The only evidence that anyone has so far is the circumstantial evidence of the attack itself. Some thought about the attack can yield deductions which seem to point to a politically-motivated statement by a single amateur individual or a small group of amateurs.

The first important aspect of the attack to consider is what it did not do. For all of the governmental organizations attacked, the most the attack did was publicly embarrass them a little. The web sites involved are not critical to the day to day functions of the governmental departments, so their operations have not been affected; only their pride has been damaged. No data was lost or stolen, no havoc was wrought. The bank web sites are a little more important - bank customers would have been inconvenienced and could not have done online banking during the disruption. The financial sites probably lost advertising revenue, but nothing too serious. Auction.co.kr and Amazon.com might have lost money by being inaccessible to their customers, and as such were potentially the hardest hit. But this is all temporary. The attack was not designed to gain anything or destroy anything permanently - it was only designed to create a media stir and make a statement of some sort.

The second important aspect of the attack to consider is the targets. The person or persons responsible have definitely made their enemies clear - they do not like South Korea and the US very much at all. In Korea, they don't like banks, one online auction site, government organizations, the conservative Grand National Party, the conservative Chosun Ilbo newspaper, or the online portal Naver.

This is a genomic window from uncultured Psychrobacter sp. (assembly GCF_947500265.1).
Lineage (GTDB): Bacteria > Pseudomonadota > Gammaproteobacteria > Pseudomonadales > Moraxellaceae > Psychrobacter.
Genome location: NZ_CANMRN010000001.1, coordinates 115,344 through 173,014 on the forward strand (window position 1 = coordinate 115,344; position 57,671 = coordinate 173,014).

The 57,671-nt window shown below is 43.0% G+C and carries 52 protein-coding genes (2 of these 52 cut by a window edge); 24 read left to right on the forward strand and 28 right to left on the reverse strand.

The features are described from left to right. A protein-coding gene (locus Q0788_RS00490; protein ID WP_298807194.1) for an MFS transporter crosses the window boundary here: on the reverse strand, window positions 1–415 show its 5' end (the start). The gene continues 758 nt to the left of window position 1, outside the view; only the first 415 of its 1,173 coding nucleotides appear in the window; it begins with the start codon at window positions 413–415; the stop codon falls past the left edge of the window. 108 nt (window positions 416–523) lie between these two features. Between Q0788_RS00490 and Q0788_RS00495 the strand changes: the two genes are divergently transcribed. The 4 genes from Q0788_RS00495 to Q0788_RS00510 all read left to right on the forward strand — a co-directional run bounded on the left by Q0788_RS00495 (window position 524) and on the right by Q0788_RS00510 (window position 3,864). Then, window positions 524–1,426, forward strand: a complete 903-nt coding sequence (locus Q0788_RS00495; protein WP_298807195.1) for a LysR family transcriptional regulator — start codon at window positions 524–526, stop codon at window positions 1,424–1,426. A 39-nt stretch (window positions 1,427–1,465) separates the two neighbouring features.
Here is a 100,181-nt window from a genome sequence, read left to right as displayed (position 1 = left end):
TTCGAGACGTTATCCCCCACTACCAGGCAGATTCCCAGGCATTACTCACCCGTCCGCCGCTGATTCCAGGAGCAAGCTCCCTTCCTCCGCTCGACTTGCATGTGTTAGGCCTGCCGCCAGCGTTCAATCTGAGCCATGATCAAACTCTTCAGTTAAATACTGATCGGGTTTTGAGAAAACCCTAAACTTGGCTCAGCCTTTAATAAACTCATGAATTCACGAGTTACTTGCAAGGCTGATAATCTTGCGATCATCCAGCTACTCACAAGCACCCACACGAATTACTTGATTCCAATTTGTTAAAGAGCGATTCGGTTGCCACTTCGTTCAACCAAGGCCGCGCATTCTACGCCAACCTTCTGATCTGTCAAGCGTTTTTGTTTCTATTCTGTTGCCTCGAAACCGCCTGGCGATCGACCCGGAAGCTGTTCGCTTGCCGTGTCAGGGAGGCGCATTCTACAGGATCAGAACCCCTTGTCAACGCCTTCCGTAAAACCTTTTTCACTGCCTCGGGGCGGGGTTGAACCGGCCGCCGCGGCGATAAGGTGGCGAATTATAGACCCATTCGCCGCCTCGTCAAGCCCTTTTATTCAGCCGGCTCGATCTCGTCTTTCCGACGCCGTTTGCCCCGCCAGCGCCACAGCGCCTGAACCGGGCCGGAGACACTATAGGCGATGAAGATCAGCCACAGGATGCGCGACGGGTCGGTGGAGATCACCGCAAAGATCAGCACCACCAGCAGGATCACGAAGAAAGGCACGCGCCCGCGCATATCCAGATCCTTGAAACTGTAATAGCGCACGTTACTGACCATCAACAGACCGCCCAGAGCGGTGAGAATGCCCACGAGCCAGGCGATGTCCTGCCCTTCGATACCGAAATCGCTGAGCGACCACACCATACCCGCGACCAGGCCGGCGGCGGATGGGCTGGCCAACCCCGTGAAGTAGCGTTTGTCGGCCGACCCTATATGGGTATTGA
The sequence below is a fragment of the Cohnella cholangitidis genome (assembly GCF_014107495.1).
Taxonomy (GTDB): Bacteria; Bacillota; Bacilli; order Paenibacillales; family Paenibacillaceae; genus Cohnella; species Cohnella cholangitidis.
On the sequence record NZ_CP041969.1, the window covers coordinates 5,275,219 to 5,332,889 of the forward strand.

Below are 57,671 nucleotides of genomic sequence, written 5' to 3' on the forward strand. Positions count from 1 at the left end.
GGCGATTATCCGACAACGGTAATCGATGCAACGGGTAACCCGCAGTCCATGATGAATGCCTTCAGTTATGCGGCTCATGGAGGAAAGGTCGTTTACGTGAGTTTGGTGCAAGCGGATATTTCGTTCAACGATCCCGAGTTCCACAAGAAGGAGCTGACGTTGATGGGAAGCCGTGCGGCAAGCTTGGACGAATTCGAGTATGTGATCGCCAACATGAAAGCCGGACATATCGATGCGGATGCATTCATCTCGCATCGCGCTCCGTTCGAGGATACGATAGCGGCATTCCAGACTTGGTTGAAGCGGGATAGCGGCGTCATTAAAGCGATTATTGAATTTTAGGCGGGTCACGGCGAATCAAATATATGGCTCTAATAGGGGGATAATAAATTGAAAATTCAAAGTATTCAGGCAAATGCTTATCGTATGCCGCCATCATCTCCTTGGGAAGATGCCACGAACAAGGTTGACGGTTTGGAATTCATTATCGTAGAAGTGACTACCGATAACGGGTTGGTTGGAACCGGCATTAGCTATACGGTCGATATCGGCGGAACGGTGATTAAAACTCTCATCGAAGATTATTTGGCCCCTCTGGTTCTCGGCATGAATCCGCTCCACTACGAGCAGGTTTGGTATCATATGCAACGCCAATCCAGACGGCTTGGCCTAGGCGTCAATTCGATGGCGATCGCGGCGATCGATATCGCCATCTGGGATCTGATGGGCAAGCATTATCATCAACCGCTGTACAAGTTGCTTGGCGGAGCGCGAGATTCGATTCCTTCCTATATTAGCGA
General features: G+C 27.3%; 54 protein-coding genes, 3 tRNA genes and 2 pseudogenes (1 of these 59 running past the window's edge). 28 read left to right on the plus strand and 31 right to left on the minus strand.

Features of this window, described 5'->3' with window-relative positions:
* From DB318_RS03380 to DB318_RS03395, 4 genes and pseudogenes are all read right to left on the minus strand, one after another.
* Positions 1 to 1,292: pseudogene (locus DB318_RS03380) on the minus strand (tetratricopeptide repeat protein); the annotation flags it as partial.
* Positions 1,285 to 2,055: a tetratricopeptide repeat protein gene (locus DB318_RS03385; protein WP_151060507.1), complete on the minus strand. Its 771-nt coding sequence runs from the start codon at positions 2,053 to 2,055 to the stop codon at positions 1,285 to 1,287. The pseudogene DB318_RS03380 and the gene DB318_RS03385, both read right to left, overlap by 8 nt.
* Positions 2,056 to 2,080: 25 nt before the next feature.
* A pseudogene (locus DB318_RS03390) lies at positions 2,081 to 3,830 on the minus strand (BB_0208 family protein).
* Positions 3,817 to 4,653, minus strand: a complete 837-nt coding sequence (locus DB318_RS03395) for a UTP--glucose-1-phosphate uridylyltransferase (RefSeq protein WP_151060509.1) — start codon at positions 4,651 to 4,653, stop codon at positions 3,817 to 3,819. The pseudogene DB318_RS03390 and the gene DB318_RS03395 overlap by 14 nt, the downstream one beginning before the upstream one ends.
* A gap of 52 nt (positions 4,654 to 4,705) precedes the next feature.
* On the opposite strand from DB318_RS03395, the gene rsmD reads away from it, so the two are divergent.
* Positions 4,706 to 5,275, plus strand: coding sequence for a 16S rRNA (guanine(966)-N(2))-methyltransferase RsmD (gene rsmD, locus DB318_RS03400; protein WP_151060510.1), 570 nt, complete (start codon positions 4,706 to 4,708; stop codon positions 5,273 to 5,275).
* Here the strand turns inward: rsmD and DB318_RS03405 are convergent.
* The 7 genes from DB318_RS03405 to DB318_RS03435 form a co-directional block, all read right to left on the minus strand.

However, in the US their targets become more confusing. They don't like badly-designed, unpopular investment information sites, the New York stock exchange and the NASDAQ, booksellers, one bank, one liberal newspaper, Yahoo.com, and a host of government agencies. These targets do have some consistency - financial and government sites, but some additions are just confusing. Why go after one conservative paper in Korea and one liberal paper in the US Why go after Auction.co.kr in Korea and Amazon.com in the US Why attack those specific banks in Korea and only one bank in the US